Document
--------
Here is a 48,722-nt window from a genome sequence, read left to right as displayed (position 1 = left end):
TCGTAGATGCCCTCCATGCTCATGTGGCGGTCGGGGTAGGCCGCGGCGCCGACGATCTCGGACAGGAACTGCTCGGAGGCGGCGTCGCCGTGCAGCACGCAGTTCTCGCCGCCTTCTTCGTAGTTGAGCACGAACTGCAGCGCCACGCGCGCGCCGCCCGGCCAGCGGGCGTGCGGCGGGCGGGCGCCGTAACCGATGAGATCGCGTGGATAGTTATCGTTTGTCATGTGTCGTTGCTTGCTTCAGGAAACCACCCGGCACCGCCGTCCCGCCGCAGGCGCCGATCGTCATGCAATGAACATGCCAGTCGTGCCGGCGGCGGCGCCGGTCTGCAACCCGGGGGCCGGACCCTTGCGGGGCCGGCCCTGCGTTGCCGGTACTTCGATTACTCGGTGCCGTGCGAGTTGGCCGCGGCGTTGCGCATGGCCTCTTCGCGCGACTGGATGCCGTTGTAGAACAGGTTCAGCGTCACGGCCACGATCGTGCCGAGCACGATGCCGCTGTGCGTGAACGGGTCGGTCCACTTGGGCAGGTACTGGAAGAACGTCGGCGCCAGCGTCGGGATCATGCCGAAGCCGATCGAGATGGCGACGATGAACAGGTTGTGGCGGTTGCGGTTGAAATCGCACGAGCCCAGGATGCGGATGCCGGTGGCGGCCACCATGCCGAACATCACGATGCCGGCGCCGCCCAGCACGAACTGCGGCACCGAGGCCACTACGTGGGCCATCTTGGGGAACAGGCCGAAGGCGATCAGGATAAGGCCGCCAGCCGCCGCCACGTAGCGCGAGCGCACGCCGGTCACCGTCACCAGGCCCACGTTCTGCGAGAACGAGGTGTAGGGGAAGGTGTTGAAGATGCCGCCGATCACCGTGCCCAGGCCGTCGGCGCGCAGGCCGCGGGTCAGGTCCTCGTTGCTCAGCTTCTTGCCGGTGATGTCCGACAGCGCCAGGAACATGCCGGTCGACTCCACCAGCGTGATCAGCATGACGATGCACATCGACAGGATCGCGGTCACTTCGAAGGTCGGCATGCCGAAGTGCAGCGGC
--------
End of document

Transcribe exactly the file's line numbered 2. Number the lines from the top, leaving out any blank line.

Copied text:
TCGTAGATGCCCTCCATGCTCATGTGGCGGTCGGGGTAGGCCGCGGCGCCGACGATCTCGGACAGGAACTGCTCGGAGGCGGCGTCGCCGTGCAGCACGCAGTTCTCGCCGCCTTCTTCGTAGTTGAGCACGAACTGCAGCGCCACGCGCGCGCCGCCCGGCCAGCGGGCGTGCGGCGGGCGGGCGCCGTAACCGATGAGATCGCGTGGATAGTTATCGTTTGTCATGTGTCGTTGCTTGCTTCAGGAAACCACCCGGCACCGCCGTCCCGCCGCAGGCGCCGATCGTCATGCAATGAACATGCCAGTCGTGCCGGCGGCGGCGCCGGTCTGCAACCCGGGGGCCGGACCCTTGCGGGGCCGGCCCTGCGTTGCCGGTACTTCGATTACTCGGTGCCGTGCGAGTTGGCCGCGGCGTTGCGCATGGCCTCTTCGCGCGACTGGATGCCGTTGTAGAACAGGTTCAGCGTCACGGCCACGATCGTGCCGAGCACGATGCCGCTGTGCGTGAACGGGTCGGTCCACTTGGGCAGGTACTGGAAGAACGTCGGCGCCAGCGTCGGGATCATGCCGAAGCCGATCGAGATGGCGACGATGAACAGGTTGTGGCGGTTGCGGTTGAAATCGCACGAGCCCAGGATGCGGATGCCGGTGGCGGCCACCATGCCGAACATCACGATGCCGGCGCCGCCCAGCACGAACTGCGGCACCGAGGCCACTACGTGGGCCATCTTGGGGAACAGGCCGAAGGCGATCAGGATAAGGCCGCCAGCCGCCGCCACGTAGCGCGAGCGCACGCCGGTCACCGTCACCAGGCCCACGTTCTGCGAGAACGAGGTGTAGGGGAAGGTGTTGAAGATGCCGCCGATCACCGTGCCCAGGCCGTCGGCGCGCAGGCCGCGGGTCAGGTCCTCGTTGCTCAGCTTCTTGCCGGTGATGTCCGACAGCGCCAGGAACATGCCGGTCGACTCCACCAGCGTGATCAGCATGACGATGCACATCGACAGGATCGCGGTCACTTCGAAGGTCGGCATGCCGAAGTGCAGCGGC